Using Glue by Pat Camp
I’ve been doing a fair bit of supergluing recently and have found a useful (and blindingly obvious) way of being able to glue parts together whilst they are resting flat on a surface. I lay them onto the backing paper from Frisk film. Any glue which gets onto the paper will release easily so you can lift the parts free after the glue has set. If you don’t have Frisk film, then any backing paper from an adhesive label would probably do as well.
Quite often it is necessary to use PVA (white woodworking) glue to tack the parts together first and get the alignment right before applying the superglue. You can easily break the PVA bond and remove the cured adhesive if you make a mistake. Once the PVA has set and you are happy that everything is as it should be, apply the superglue with the cocktail stick. I trim the end of the stick to the shape of a flat screwdriver point. Put a drop of glue onto a board and dip the end of the cocktail stick into it. Transfer the glue to the parts to be bonded and you should get the right amount transfer to the joint. I use a good quality and very thin superglue for detail work (ZAP CA in the pink bottle). If the glue line is a straight line, the screwdriver shaped end is great for wiping along the join line to help the adhesive flow under capillary action.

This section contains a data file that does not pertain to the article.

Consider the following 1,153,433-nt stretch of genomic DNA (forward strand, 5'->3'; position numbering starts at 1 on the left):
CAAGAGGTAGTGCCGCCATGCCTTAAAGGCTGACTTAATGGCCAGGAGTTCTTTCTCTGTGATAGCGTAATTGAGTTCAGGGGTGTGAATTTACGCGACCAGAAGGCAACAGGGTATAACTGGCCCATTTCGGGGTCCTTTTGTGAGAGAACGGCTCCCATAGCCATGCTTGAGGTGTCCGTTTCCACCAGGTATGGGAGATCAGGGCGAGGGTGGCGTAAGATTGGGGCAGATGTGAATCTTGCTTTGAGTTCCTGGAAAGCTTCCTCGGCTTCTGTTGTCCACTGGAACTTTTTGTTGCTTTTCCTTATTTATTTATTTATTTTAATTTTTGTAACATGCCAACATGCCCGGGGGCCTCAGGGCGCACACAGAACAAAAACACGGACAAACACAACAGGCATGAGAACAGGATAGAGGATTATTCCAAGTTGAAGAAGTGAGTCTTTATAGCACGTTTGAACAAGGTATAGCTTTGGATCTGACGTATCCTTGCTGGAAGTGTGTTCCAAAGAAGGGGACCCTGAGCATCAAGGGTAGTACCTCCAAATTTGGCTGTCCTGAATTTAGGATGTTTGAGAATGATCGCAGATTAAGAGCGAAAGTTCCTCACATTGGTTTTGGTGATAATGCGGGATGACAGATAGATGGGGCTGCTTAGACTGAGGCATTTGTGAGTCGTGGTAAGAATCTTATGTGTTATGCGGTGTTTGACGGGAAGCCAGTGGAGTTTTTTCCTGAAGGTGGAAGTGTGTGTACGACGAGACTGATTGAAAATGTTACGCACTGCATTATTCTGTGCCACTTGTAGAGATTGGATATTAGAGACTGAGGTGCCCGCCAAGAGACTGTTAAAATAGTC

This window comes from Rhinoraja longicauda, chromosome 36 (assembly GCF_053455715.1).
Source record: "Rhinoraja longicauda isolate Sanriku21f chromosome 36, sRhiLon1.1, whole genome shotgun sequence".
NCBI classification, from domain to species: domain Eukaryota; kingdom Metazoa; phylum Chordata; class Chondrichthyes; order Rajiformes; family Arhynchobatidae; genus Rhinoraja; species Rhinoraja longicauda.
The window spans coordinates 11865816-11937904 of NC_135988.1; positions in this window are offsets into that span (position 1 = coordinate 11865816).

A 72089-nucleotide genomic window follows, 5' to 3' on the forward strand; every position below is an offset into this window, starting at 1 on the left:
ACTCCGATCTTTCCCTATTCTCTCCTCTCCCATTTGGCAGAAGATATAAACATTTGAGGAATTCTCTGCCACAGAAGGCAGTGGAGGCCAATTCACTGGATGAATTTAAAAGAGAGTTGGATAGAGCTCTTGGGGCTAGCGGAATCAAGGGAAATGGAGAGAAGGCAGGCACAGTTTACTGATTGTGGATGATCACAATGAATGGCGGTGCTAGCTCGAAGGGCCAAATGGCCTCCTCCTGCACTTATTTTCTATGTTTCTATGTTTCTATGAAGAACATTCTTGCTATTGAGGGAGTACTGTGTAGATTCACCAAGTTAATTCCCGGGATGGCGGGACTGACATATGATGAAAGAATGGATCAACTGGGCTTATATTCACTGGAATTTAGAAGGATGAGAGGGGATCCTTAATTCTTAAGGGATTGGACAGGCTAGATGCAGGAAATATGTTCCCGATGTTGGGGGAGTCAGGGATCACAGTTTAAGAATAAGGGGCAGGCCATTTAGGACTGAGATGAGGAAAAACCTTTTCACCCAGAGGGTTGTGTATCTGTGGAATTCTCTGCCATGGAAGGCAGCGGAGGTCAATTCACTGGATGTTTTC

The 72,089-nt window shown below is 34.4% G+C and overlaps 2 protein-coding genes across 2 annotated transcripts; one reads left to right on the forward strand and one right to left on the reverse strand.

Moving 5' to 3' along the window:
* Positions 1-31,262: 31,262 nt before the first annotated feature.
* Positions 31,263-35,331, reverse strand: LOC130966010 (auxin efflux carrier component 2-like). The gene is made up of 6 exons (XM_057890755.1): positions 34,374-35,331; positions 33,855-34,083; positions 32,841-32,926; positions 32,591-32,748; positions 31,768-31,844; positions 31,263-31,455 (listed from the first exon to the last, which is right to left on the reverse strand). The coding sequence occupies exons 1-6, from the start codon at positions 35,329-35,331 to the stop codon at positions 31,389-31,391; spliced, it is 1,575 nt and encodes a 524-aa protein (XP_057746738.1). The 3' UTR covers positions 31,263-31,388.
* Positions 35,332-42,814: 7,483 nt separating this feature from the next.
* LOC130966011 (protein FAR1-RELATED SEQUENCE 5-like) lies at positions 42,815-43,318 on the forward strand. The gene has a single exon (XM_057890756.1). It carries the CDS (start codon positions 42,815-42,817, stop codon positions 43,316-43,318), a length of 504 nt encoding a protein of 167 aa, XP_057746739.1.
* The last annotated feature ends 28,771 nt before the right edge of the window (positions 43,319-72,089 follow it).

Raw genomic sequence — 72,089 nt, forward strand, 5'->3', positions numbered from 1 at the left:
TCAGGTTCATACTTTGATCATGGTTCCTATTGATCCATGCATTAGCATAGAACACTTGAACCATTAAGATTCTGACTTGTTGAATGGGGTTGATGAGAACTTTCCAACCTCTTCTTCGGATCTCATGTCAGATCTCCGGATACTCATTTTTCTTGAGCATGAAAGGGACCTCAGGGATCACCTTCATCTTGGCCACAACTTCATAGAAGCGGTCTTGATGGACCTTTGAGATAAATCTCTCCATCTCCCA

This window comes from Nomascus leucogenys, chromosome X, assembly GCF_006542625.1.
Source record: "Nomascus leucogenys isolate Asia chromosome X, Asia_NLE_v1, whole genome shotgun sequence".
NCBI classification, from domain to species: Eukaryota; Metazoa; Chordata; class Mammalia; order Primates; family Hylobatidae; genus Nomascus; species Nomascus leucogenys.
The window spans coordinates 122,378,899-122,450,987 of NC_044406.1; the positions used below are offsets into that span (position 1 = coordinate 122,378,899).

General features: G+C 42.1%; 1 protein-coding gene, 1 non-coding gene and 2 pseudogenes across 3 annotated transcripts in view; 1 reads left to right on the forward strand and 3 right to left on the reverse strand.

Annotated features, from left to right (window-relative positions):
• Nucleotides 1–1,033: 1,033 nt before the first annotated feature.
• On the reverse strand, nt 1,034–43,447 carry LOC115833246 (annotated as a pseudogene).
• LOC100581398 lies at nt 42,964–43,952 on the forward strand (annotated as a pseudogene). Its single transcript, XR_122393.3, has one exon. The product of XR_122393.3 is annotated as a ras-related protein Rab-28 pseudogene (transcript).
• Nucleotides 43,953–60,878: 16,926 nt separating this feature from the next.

I normally wipe the excess glue from the cocktail stick and leave the rest to dry solid. I then use quite coarse abrasive paper (180 to 220 grit) to lightly sand the point before using the stick again. I find that I have problems if I don’t do this or if I use an unmodified cocktail stick.
A way of holding parts for gluing is to use Blu-tack. Peel it off once the joint has set. Make sure not to get the superglue onto the Blu-tack, though. Having said that, I recently had to glue some parts at an awkward angle to each other (small floodlights attached to the superstructure of an aircraft carrier). I used a tiny piece of Blu-Tack to position and hold the part whilst I applied the glue. The glue flowed over and around the Blu-tack which was left in place afterwards and provided a strong joint.